I still may enjoy what they write and periodically stop in, but if they are unable to be a part of my community then it is time to move on. It’s not a “Tit for Tat” kind of thing, it is just the reality that we can give more to those who can enrich our own lives in return.

Adding text to photos

One of the requirements for this blogging rotation is that you add text to a photo and include it in one of your posts. Today I cruised through my Facebook feed and found a few examples …. not that examples are hard to find. They’re everywhere. The hard thing is coming up with something clever or profound to add to a photo once you’ve chosen it. If you aren’t sure what photo you want to use, try perusing some of the free photos sites, like the ones on this list.

Arguing with idiots Brian Williams Ford plane crash Florida winter storm I'm in the mood for 6000 Monopoly Saw it Liked it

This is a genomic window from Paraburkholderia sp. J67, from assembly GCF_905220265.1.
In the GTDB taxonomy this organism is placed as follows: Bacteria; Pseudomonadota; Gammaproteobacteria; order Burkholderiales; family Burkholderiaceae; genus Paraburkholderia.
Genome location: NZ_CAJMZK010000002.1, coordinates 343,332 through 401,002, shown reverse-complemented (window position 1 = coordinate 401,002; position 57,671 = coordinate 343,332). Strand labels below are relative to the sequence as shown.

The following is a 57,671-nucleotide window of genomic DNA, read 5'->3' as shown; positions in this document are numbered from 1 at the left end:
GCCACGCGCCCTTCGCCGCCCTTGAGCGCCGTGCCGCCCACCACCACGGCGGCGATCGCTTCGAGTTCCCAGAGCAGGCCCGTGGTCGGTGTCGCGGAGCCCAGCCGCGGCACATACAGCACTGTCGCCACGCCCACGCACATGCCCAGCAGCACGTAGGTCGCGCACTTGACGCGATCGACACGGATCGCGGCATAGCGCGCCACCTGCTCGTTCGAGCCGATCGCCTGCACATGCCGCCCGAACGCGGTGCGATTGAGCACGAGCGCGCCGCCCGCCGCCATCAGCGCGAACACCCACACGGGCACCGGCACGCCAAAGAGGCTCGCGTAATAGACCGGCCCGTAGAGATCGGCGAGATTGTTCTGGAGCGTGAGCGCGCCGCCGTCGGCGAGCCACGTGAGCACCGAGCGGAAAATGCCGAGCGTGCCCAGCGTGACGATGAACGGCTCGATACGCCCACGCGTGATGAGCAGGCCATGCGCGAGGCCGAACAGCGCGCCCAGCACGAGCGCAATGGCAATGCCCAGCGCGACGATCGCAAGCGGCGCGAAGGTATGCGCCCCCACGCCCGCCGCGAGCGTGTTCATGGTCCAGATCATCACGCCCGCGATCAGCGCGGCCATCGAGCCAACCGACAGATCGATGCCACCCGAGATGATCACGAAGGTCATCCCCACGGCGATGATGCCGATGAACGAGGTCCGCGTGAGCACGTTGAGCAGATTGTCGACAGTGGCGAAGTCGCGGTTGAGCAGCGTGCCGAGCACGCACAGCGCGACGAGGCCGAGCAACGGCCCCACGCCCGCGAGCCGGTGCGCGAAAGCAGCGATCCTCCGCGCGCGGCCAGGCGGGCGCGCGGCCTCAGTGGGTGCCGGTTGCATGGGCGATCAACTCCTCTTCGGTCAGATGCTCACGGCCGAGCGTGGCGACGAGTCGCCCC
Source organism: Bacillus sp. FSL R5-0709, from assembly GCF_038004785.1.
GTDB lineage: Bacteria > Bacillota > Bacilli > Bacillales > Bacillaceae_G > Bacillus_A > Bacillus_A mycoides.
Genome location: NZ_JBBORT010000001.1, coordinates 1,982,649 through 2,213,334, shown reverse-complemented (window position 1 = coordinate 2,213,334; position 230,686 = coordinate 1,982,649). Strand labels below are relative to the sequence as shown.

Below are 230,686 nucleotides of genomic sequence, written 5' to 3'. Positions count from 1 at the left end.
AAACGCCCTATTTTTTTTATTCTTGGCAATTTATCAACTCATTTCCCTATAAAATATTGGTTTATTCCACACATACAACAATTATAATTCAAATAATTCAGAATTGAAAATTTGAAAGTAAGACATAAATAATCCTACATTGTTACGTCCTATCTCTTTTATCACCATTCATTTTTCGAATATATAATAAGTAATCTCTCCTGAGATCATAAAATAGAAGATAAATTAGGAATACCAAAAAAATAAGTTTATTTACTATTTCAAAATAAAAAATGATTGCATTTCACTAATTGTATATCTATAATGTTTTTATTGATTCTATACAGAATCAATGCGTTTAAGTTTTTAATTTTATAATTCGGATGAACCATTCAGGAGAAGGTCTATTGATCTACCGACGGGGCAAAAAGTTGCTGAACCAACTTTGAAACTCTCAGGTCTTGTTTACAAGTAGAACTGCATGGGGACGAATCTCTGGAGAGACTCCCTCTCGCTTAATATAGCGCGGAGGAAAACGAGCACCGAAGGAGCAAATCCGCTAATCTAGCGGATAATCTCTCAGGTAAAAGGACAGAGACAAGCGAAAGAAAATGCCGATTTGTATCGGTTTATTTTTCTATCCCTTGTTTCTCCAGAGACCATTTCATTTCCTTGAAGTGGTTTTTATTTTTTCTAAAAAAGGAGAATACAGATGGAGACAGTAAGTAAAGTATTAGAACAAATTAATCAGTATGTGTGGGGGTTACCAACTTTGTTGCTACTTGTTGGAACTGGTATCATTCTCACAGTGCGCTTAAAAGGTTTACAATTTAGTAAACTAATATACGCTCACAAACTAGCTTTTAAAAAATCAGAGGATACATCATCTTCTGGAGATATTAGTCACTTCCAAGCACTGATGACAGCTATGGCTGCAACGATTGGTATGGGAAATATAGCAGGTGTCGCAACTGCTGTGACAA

And here are a few examples of photos without text that might inspire the addition of some text. Have fun!

bummed out Conversations Dog in superman socks skeleton in the snow sunrise

A Good Family review

A Good MarriageLast Friday after I posted about how Kerri Rawson, who found out her dad was a notorious serial killer, had chewed Stephen King out for writing a novella and a screenplay based loosely on her family, I looked the movie up on Netflix and watched it. I’d ignored it before because it only had 3 out of 5 stars, and I rarely waste my time for anything that’s earned under 4 stars on Netflix. The movie is titled The Good Family, because the story is about one of those dull, yet perfect, middle-class, suburban families. They’re dull, that is, until the wife finds out her husband is a serial killer who has raped and murdered 12 women. Then he, at least, seems a bit more interesting.